Nightmare Scenario Car Accidents & What You Should Do – Part 1: An Introduction to Traumatic Car Accidents

Posted by Jeremy Rosenthal | Jan 24, 2018 | 0 Comments

This is the first of a four-part series titled Nightmare Scenario Car Accidents discussing the often traumatic implications of automobile accidents. According to Merriam Webster, the term traumatic is used to describe a disorderly mental or behavioral state that is caused by severe stress or physical injury. In terms of a car accident, the events of an accident could be shocking and result in severe physical harm or death.

Data from the Insurance Institute for Highway Safety indicates there were 37,461 fatalities in motor vehicle crashes in 2016. This represented a rise of 6% over the previous year. Of those killed, approximately 64% were occupants of passenger vehicles, 16% were pedestrians, 13% were traveling by motorcycle, and 2% were in both large commercial tractor-trailers and on bicycles. In Colorado, there were 608 roadway fatalities and 56% of these were single-car accidents.

Accidents are a Reality

For the majority of Americans, driving a vehicle is virtually a necessity. Those who reside in major cities with developed and efficient systems of public transportation like New York make up a small percentage of the country's population. One harsh reality associated with driving is the potential for an accident. Traumatic accidents may involve witnessing a horrifying occurrence, such as a vehicle flipped upside down, a vehicle spinning out of control, or someone ejected from their car. These are events that you would typically only see in a movie, but the reality can be terrifying.

Causes & Prevalence of Severe Accidents

Roughly 1% of those in the U.S. will incur an injury in a vehicle accident each year. These accidents result in over 3 million injuries. For approximately every 100 million miles of travel, there are about 1.2 deaths. Unfortunately, many motorists do not demonstrate caution when driving. The majority of these accidents are preventable, as they result from driver carelessness and negligence. Examples include those driving while distracted, speeding, and operating under the influence of alcohol or drugs.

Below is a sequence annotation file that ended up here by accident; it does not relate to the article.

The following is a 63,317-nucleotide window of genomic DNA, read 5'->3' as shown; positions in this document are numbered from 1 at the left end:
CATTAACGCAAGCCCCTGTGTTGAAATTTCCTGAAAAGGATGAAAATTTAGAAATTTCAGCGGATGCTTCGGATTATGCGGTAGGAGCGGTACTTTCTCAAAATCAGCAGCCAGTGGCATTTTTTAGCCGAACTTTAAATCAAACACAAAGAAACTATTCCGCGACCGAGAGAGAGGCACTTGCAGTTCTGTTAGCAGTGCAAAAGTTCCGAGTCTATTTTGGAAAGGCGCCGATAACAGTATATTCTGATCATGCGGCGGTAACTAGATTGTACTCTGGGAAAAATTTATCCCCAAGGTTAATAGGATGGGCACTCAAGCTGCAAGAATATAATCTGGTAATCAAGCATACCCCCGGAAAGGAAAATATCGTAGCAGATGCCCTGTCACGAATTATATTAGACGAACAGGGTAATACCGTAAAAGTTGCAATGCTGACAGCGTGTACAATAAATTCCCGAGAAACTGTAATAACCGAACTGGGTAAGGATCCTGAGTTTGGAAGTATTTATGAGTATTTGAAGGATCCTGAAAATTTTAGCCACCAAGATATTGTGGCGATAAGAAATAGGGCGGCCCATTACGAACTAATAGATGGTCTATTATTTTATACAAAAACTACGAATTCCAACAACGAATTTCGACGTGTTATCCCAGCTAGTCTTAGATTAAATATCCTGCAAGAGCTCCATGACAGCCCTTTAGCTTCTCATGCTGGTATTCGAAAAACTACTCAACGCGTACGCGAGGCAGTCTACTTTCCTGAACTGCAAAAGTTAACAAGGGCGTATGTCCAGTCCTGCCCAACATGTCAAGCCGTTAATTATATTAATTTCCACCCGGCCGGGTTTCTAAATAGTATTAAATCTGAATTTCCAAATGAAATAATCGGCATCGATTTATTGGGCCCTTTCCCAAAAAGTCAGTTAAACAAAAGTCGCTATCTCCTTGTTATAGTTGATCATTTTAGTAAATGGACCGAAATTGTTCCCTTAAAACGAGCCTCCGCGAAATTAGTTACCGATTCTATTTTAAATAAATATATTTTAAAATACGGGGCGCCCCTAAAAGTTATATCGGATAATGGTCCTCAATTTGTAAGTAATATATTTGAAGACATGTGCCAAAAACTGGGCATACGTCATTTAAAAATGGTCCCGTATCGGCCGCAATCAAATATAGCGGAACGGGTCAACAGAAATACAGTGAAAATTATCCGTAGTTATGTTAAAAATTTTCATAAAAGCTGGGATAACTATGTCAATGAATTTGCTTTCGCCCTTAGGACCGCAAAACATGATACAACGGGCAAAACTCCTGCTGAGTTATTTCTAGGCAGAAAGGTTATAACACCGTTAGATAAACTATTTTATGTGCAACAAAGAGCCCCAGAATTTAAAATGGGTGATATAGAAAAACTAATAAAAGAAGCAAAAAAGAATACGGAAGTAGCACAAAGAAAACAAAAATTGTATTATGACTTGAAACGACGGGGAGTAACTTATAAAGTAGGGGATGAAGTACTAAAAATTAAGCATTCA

Potential Effects of Serious Accidents

There is a host of potentially negative consequences that can result from serious motor vehicle accidents that include:

  • Physical bodily injuries that may require surgery and/or a period of rehabilitation.
  • Physical or cognitive injuries that may hinder future employment.
  • Damage to bones or tissues that lead to chronic pain.
  • Psychological problems that may negatively impact sleeping, appetite, and mood.
  • A brain injury; 43% of these people have a related impairment or disability one year later.
  • Financial problems from the costs of medical care, rehab, and lack of earnings from an inability to work.

Traumatic Stress

Motor vehicle accidents may cause traumatic stress. U.S. males cite vehicle accidents as the most common traumatic event they experience and females say it is the second-leading cause of traumatic distress. Auto accidents cause economic damages of nearly $100 billion annually and create a fair amount of emotional damage as well. Survivors of severe auto accidents commonly develop difficulties, including post-traumatic stress disorder, anxiety, and depression.

Psychological Consequences

The vast majority of those who endure motor vehicle accidents do not develop significant mental health conditions. Studies show that approximately 9% of survivors will experience post-traumatic stress disorder (PTSD). This is a condition specifically caused by a shocking or horrific event. Those with PTSD struggle to move on with their lives after the traumatic event. Many with the condition experience stress or fear, without being exposed to actual danger. The problem may be long-term (chronic) or short-term (acute). Among those who seek mental health treatment for PTSD following severe auto accidents, about 27% also experienced some type of anxiety disorder and 15% developed a phobia related to driving.

This initial segment of the series has outlined data relating to the frequency of auto accidents, common causes, and serious consequences that are both physical and psychological in nature. Moving forward, we will discuss what to do after a serious auto accident, discuss some of the scams that are related to vehicle accidents as well as examine accidents that involve uninsured motorists.

About the Author

Jeremy Rosenthal

Attorney Jeremy Rosenthal is dedicated to helping his clients seek just compensation for their injuries regardless of the lengths he has to go to or the distances he may have to travel in order to get it.

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